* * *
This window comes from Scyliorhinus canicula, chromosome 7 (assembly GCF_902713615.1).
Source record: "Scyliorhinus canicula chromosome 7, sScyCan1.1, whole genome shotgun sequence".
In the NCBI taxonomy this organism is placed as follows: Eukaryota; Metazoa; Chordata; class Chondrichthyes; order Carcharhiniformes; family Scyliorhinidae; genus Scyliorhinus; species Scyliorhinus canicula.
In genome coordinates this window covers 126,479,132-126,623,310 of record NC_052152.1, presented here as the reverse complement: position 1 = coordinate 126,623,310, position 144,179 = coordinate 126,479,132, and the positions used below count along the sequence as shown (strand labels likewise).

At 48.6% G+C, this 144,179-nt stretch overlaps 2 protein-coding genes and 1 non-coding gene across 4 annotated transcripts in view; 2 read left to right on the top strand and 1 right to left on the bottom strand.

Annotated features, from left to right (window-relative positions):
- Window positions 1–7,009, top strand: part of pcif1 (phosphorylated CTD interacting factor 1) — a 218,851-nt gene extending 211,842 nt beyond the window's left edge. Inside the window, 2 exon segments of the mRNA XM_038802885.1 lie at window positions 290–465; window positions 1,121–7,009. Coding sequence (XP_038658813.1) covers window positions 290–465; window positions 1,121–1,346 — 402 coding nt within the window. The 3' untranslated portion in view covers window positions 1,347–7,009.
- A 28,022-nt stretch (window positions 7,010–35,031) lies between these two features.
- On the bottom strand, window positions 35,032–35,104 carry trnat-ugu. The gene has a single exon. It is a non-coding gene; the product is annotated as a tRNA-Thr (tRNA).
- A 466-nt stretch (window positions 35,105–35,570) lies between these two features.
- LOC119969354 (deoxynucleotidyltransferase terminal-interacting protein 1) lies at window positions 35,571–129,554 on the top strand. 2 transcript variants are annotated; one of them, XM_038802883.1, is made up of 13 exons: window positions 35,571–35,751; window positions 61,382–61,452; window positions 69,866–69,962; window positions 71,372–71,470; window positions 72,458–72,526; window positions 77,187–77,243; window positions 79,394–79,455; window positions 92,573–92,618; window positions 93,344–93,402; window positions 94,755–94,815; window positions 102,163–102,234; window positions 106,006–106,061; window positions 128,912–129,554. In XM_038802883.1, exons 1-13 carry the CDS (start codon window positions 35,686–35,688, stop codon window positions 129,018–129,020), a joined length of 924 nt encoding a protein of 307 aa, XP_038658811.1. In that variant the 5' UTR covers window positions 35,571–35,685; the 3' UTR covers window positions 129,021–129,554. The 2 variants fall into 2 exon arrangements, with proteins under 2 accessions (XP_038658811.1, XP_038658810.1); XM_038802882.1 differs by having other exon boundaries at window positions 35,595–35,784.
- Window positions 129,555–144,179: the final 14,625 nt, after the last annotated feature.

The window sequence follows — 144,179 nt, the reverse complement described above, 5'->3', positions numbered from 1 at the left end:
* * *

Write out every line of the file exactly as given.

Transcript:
This window comes from Scyliorhinus canicula, chromosome 7 (assembly GCF_902713615.1).
Source record: "Scyliorhinus canicula chromosome 7, sScyCan1.1, whole genome shotgun sequence".
In the NCBI taxonomy this organism is placed as follows: Eukaryota; Metazoa; Chordata; class Chondrichthyes; order Carcharhiniformes; family Scyliorhinidae; genus Scyliorhinus; species Scyliorhinus canicula.
In genome coordinates this window covers 126,479,132-126,623,310 of record NC_052152.1, presented here as the reverse complement: position 1 = coordinate 126,623,310, position 144,179 = coordinate 126,479,132, and the positions used below count along the sequence as shown (strand labels likewise).

At 48.6% G+C, this 144,179-nt stretch overlaps 2 protein-coding genes and 1 non-coding gene across 4 annotated transcripts in view; 2 read left to right on the top strand and 1 right to left on the bottom strand.

Annotated features, from left to right (window-relative positions):
- Window positions 1–7,009, top strand: part of pcif1 (phosphorylated CTD interacting factor 1) — a 218,851-nt gene extending 211,842 nt beyond the window's left edge. Inside the window, 2 exon segments of the mRNA XM_038802885.1 lie at window positions 290–465; window positions 1,121–7,009. Coding sequence (XP_038658813.1) covers window positions 290–465; window positions 1,121–1,346 — 402 coding nt within the window. The 3' untranslated portion in view covers window positions 1,347–7,009.
- A 28,022-nt stretch (window positions 7,010–35,031) lies between these two features.
- On the bottom strand, window positions 35,032–35,104 carry trnat-ugu. The gene has a single exon. It is a non-coding gene; the product is annotated as a tRNA-Thr (tRNA).
- A 466-nt stretch (window positions 35,105–35,570) lies between these two features.
- LOC119969354 (deoxynucleotidyltransferase terminal-interacting protein 1) lies at window positions 35,571–129,554 on the top strand. 2 transcript variants are annotated; one of them, XM_038802883.1, is made up of 13 exons: window positions 35,571–35,751; window positions 61,382–61,452; window positions 69,866–69,962; window positions 71,372–71,470; window positions 72,458–72,526; window positions 77,187–77,243; window positions 79,394–79,455; window positions 92,573–92,618; window positions 93,344–93,402; window positions 94,755–94,815; window positions 102,163–102,234; window positions 106,006–106,061; window positions 128,912–129,554. In XM_038802883.1, exons 1-13 carry the CDS (start codon window positions 35,686–35,688, stop codon window positions 129,018–129,020), a joined length of 924 nt encoding a protein of 307 aa, XP_038658811.1. In that variant the 5' UTR covers window positions 35,571–35,685; the 3' UTR covers window positions 129,021–129,554. The 2 variants fall into 2 exon arrangements, with proteins under 2 accessions (XP_038658811.1, XP_038658810.1); XM_038802882.1 differs by having other exon boundaries at window positions 35,595–35,784.
- Window positions 129,555–144,179: the final 14,625 nt, after the last annotated feature.

The window sequence follows — 144,179 nt, the reverse complement described above, 5'->3', positions numbered from 1 at the left end: